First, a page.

On behalf of the world-class faculty of expert lung cancer medical oncologists, an Advanced Nurse Practitioner, and a Professor of Pharmacy, we are very pleased to invite you to attend the forthcoming one-day, multi-disciplinary CME/CE program: The 10th Annual Symposium on Personalized Therapies and Best Clinical Practices for Lung Cancer. This is THE lung cancer symposium to attend in 2017. The symposium will present practical information that is relevant to lung cancer practices, presented in case-based learning by lung cancer experts. During 8 hours on a Saturday, it will provide the precise summarized information you need to be totally up-to-date on how to treat your lung cancer patients to improve their outcomes.

Participants will enjoy a highly interactive educational program. Real-life patient cases are used throughout the day addressing the application of new clinical strategies with personalized medicine for lung cancer.

Using iPads or other smartdevices provided at the symposium, participants will make patient management and treatment decisions involving clinical cases presented by the expert lung cancer faculty.

Participants will also use iPads to "answer yes or no" to rapid-fire questions on key topics addressing unmet medical needs; to vote on several lively debates addressing new and emerging clinical strategies; and, to take personal notes on the slides of the presentations. Each participant’s notes along with copies of all data presented throughout the day will be emailed to each participant immediately following the symposium.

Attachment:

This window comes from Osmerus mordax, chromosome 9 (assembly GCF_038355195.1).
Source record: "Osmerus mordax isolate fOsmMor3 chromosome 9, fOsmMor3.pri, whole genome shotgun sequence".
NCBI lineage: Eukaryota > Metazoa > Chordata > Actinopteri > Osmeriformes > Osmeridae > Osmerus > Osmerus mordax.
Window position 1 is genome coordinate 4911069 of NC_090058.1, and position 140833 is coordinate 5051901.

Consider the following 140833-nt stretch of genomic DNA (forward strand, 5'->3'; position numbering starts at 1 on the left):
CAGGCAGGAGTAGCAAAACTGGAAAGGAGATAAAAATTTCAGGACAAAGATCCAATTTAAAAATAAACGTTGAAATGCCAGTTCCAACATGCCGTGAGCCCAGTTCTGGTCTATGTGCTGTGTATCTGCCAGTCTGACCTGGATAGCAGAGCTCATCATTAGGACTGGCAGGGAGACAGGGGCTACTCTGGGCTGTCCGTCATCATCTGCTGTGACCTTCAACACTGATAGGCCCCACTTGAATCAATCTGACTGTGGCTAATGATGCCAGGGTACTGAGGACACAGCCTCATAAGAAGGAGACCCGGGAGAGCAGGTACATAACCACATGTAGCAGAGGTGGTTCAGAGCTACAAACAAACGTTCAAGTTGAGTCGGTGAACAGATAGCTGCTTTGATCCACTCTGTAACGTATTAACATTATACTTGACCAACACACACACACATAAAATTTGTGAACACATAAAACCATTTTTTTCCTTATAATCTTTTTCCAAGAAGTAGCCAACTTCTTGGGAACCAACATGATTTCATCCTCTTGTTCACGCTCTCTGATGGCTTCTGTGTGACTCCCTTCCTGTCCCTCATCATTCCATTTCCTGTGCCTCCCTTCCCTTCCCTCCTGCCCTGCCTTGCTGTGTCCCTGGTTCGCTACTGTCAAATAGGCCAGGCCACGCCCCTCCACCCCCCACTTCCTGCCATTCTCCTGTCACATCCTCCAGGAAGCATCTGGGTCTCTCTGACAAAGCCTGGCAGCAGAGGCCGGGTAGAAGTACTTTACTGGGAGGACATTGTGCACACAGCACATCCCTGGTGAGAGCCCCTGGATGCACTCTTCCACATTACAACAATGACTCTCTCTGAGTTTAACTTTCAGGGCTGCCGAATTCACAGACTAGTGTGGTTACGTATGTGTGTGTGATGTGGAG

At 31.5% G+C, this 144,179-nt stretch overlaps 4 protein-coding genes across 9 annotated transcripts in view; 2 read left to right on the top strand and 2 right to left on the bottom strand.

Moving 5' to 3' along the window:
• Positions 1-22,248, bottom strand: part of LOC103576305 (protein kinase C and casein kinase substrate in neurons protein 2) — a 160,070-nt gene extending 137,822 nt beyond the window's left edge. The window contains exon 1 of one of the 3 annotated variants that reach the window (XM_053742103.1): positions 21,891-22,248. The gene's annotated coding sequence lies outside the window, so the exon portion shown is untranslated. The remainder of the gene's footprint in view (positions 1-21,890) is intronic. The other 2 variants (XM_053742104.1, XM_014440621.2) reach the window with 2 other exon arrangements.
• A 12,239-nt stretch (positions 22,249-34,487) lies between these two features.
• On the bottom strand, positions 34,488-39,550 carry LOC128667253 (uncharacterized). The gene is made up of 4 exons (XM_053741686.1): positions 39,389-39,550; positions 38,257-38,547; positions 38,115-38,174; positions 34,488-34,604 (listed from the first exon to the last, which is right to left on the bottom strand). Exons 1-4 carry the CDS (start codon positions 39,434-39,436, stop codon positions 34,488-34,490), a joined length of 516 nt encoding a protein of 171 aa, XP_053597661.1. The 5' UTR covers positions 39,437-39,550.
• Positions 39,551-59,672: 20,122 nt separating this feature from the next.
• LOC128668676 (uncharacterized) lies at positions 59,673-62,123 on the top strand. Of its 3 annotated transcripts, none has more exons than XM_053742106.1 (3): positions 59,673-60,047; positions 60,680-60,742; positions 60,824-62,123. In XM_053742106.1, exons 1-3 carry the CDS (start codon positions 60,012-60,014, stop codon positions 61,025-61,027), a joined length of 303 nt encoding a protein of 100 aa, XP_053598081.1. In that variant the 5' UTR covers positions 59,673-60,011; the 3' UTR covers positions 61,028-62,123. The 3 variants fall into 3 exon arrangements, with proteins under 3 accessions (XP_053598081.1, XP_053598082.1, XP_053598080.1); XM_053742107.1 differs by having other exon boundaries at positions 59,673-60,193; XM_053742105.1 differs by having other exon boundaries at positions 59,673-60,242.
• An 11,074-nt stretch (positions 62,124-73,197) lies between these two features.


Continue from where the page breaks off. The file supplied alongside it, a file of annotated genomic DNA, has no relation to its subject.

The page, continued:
During the past year a large amount of new information addressing the unmet medical needs of lung cancer patients has been published. This includes novel therapies and new and emerging standards of care. Strategies involving best clinical practices with personalized medicine are the focus of this symposium. And the timing of this program is designed to provide the participants with the most important clinical and scientific data of the year. This material is the most up-to-date possible on lung cancer.

Now in its 10th consecutive year, this symposium provides a one-day update on the latest developments in the care and management of lung cancer patients. Up to 8.25 hours of CME/CE credit can be earned for participating.

Bring your own Smartphones, Tablets, or Laptops
(iPad, Android, iPhone, etc.): This will enable participants to use their personal "smart devices" during the symposium to ask and answer all questions of the faculty.